Cellphone surge hobbles study on users' health

In a twist of irony, the proliferation of mobile phones and the high density of cellphone towers have hobbled India's first research effort to systematically track the health of mobile phone users, scientists have said.

By OUR SPECIAL CORRESPONDENT
  • Published 18.01.16
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New Delhi, Jan. 17: In a twist of irony, the proliferation of mobile phones and the high density of cellphone towers have hobbled India's first research effort to systematically track the health of mobile phone users, scientists have said.

The project launched by the Indian Council of Medical Research five years ago to study the health effects, if any, of mobile phone radiation has so far recruited only about 2,500 volunteers instead of the target sample of 4,500 people.

Scientists say the proliferation of mobile phones and the high density of cellphone transmission towers across the capital are among factors that have hampered the search for volunteers - and forced the ICMR to even change the study's design.

"Finding people who fit the criteria for the study has been a major problem," Radhey Shyam Sharma, ICMR deputy director-general and study coordinator, told The Telegraph.

Collaborating with scientists at the All India Institute of Medical Sciences and the Jawaharlal Nehru University in New Delhi, Sharma hopes to periodically examine the blood biochemistry, ears, brain and cardiovascular and reproductive health of volunteers - men and women - for at least five years.

To do this, the researchers need to segregate the volunteers into several groups, depending on the time they spend on mobile phones each day. Ideally, volunteers who have never used a mobile phone should make up the control group.

"We could not find anybody who'd never used a mobile phone and fit our criteria for inclusion," Sharma said. The Telecom Regulatory Authority of India had estimated in its mid-2015 report that India had over 980 million mobile phone subscribers.

After a search for six months, an expert panel advising the ICMR suggested that the study design be changed to accept people who use mobile phones for less than 30 minutes a day as controls.

The ICMR initiated the study in 2011 around the time when the World Health Organisation's International Agency for Research in Cancer (IARC) had, after analysing hundreds of research studies, labelled mobile phone radiation as "possibly carcinogenic."

The tag from the IARC implies that there is "limited evidence of carcinogenicity in humans and less than sufficient evidence of carcinogenicity in experimental animals" from mobile phone radiation.

IARC experts had cited one study that indicated that the heaviest 10 per cent of mobile phone users - who had a history of at least 30 minutes' phone use each day for 10 years - appeared to have a 40 per cent higher risk of gliomas, a type of malignant brain tumours.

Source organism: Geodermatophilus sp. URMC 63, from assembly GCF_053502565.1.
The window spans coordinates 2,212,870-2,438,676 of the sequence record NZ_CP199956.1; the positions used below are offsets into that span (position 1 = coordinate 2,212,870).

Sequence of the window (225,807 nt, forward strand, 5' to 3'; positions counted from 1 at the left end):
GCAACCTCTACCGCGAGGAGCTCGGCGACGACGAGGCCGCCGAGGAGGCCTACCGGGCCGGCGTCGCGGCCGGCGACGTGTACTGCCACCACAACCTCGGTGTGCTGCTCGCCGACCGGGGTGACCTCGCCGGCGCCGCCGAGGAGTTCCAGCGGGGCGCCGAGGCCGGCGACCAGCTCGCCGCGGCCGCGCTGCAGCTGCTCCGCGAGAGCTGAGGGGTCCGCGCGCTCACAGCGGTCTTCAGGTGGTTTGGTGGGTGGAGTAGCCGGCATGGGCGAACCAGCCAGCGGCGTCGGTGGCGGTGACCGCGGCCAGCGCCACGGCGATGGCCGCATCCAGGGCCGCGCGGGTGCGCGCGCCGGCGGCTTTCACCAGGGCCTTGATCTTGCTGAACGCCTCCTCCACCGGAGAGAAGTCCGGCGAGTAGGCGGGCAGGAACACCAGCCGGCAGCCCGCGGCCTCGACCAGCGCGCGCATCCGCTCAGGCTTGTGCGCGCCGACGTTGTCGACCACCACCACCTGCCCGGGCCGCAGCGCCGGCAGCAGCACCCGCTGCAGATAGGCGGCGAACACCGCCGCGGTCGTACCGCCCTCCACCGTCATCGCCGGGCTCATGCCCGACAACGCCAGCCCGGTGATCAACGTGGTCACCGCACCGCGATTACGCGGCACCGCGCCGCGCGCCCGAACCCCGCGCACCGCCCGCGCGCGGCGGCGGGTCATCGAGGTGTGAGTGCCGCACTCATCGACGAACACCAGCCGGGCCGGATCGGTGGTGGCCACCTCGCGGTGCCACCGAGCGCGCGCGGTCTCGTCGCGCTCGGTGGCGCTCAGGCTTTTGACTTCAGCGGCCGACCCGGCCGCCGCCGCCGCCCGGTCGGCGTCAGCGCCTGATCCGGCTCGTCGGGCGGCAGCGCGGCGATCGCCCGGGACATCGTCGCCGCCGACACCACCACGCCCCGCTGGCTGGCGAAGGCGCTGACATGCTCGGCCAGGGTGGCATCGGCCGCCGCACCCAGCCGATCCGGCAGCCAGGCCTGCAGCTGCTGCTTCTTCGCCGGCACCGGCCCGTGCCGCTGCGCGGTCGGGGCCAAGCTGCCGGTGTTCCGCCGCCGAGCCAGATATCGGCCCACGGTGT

The ICMR study plans to segregate volunteers into four groups - people with less than 30 minutes mobile phone use a day, less than an hour a day, less than four hours a day and four hours or longer a day. The strict exclusion criteria have also made finding volunteers difficult.

"We're looking for people between 25 and 40 years, in near-perfect health," said Sharma. "We can't take people who are too close to cell phone transmission towers, whether near their homes or offices, and we can't have people with Wi-Fi around them."

Study staff members have screened over 10,000 persons but rejected nearly three-fourths.

"Some who were not exposed to mobile phone towers or Wi-Fi had to be turned away for health issues such as diabetes, high blood pressure, low sperm count, or irregular menstrual periods," said a scientist associated with the study.

Senior ICMR scientists say it could take five years after recruitment of volunteers is complete for the results of the study to emerge. "We want to generate strong scientific evidence based on a population of Indian mobile phone users," said ICMR director general Soumya Swaminathan.

The ICMR study has generated interest among scientists outside the country.

"To my knowledge, this is the first large study to explore health-related effects of cell phone radiation by analysing biochemistry of the human body," Dariusz Leszczynski, adjunct professor of biochemistry at the University of Helsinki, Finland, told The Telegraph through email.

"More of such studies, like the one ICMR is doing, are needed," said Leszczynski, who specialises in health and radiation and is familiar with the Indian study's design.

Sharma said a large, long-term observational study was considered necessary after a few laboratory studies by Indian scientists suggested biological effects associated with mobile phone radiation.

Scientists at the Jawaharlal Nehru University five years ago had indicated through a study on laboratory rats that mobile phone radiation may be associated with decrease sperm count, according to a document prepared by the ICMR on previous research on the topic.

Researchers at the Postgraduate Institute of Medical Education and Research, Chandigarh, have suggested that long-term and intensive mobile phone use may cause inner ear damage.